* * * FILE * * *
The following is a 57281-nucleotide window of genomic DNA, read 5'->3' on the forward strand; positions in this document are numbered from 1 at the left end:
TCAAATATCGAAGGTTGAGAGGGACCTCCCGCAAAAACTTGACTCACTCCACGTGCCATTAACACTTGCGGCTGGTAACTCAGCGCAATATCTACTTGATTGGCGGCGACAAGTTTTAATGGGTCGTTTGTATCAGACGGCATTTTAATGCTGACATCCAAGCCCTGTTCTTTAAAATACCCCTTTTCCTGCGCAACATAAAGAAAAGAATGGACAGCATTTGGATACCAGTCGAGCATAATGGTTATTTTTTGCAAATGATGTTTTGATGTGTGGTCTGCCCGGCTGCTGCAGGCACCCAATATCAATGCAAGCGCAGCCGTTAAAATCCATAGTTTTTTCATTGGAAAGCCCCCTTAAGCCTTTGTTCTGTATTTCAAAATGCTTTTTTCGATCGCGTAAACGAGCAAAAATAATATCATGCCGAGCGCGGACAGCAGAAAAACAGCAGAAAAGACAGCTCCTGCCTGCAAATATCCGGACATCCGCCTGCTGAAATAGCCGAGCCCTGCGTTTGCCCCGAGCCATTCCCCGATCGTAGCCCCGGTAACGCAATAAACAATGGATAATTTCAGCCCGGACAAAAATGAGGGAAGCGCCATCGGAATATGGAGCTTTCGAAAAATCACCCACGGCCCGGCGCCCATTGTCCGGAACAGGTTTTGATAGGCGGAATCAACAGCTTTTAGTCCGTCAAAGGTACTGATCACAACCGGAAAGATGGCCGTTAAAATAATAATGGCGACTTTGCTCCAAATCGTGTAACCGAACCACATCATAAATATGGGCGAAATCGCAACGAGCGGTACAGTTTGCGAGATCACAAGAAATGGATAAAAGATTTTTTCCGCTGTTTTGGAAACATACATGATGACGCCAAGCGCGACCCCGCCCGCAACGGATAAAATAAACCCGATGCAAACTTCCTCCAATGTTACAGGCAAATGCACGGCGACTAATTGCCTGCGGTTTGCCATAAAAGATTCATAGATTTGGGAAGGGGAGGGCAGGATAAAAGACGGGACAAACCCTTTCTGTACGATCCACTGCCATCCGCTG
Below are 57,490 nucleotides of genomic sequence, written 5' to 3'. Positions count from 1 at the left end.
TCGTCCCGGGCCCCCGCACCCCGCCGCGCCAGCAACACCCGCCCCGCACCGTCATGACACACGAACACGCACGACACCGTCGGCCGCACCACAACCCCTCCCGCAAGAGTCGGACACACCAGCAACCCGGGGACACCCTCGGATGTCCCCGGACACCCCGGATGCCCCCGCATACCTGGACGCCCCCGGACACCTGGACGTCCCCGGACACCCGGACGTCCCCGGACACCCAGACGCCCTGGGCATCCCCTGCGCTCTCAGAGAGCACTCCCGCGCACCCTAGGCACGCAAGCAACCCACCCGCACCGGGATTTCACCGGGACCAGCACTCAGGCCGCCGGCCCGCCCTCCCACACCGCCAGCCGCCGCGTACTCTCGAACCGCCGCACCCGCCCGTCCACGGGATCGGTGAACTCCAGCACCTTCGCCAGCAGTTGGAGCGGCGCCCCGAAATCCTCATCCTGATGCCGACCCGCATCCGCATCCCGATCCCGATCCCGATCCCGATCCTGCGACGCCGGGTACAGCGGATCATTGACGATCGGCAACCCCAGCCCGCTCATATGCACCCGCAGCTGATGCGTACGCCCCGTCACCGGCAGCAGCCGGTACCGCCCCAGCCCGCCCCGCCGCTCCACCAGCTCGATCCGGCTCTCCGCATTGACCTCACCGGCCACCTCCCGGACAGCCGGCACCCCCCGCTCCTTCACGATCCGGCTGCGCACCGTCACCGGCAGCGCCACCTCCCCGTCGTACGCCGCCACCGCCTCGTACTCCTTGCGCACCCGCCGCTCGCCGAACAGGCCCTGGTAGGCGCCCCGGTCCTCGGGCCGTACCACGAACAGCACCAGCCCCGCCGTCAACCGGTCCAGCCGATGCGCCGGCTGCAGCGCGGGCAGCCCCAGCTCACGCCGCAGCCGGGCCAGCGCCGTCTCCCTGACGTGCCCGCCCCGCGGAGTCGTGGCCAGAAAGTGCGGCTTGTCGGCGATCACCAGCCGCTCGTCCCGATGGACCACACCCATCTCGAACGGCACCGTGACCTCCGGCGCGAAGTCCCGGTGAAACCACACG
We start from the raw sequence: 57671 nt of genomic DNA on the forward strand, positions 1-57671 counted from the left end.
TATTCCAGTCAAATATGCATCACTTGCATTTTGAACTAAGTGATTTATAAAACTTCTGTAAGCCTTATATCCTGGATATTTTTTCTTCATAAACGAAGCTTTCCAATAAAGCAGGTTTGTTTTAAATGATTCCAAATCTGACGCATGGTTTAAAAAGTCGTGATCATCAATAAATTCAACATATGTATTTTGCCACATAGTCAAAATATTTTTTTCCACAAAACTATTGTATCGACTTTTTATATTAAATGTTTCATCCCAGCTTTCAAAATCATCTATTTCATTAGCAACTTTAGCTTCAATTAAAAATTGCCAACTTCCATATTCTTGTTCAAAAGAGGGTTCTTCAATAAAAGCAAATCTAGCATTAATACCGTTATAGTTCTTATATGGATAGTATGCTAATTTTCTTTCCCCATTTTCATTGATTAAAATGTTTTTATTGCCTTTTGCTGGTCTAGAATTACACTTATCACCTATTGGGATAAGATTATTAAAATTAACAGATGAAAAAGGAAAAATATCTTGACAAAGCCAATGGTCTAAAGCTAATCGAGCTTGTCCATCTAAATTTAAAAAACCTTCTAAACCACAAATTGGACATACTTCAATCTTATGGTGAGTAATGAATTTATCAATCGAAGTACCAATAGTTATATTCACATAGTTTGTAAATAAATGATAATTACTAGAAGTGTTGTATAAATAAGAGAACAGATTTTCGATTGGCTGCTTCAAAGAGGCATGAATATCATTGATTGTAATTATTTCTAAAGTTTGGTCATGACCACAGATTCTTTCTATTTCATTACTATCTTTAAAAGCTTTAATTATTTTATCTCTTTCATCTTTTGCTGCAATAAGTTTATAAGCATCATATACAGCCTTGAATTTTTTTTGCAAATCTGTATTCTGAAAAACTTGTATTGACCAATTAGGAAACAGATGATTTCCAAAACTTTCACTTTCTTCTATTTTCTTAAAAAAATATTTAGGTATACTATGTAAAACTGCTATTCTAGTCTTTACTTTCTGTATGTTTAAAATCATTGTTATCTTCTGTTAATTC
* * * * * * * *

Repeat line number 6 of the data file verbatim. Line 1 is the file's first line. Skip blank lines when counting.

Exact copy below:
TATTCCAGTCAAATATGCATCACTTGCATTTTGAACTAAGTGATTTATAAAACTTCTGTAAGCCTTATATCCTGGATATTTTTTCTTCATAAACGAAGCTTTCCAATAAAGCAGGTTTGTTTTAAATGATTCCAAATCTGACGCATGGTTTAAAAAGTCGTGATCATCAATAAATTCAACATATGTATTTTGCCACATAGTCAAAATATTTTTTTCCACAAAACTATTGTATCGACTTTTTATATTAAATGTTTCATCCCAGCTTTCAAAATCATCTATTTCATTAGCAACTTTAGCTTCAATTAAAAATTGCCAACTTCCATATTCTTGTTCAAAAGAGGGTTCTTCAATAAAAGCAAATCTAGCATTAATACCGTTATAGTTCTTATATGGATAGTATGCTAATTTTCTTTCCCCATTTTCATTGATTAAAATGTTTTTATTGCCTTTTGCTGGTCTAGAATTACACTTATCACCTATTGGGATAAGATTATTAAAATTAACAGATGAAAAAGGAAAAATATCTTGACAAAGCCAATGGTCTAAAGCTAATCGAGCTTGTCCATCTAAATTTAAAAAACCTTCTAAACCACAAATTGGACATACTTCAATCTTATGGTGAGTAATGAATTTATCAATCGAAGTACCAATAGTTATATTCACATAGTTTGTAAATAAATGATAATTACTAGAAGTGTTGTATAAATAAGAGAACAGATTTTCGATTGGCTGCTTCAAAGAGGCATGAATATCATTGATTGTAATTATTTCTAAAGTTTGGTCATGACCACAGATTCTTTCTATTTCATTACTATCTTTAAAAGCTTTAATTATTTTATCTCTTTCATCTTTTGCTGCAATAAGTTTATAAGCATCATATACAGCCTTGAATTTTTTTTGCAAATCTGTATTCTGAAAAACTTGTATTGACCAATTAGGAAACAGATGATTTCCAAAACTTTCACTTTCTTCTATTTTCTTAAAAAAATATTTAGGTATACTATGTAAAACTGCTATTCTAGTCTTTACTTTCTGTATGTTTAAAATCATTGTTATCTTCTGTTAATTC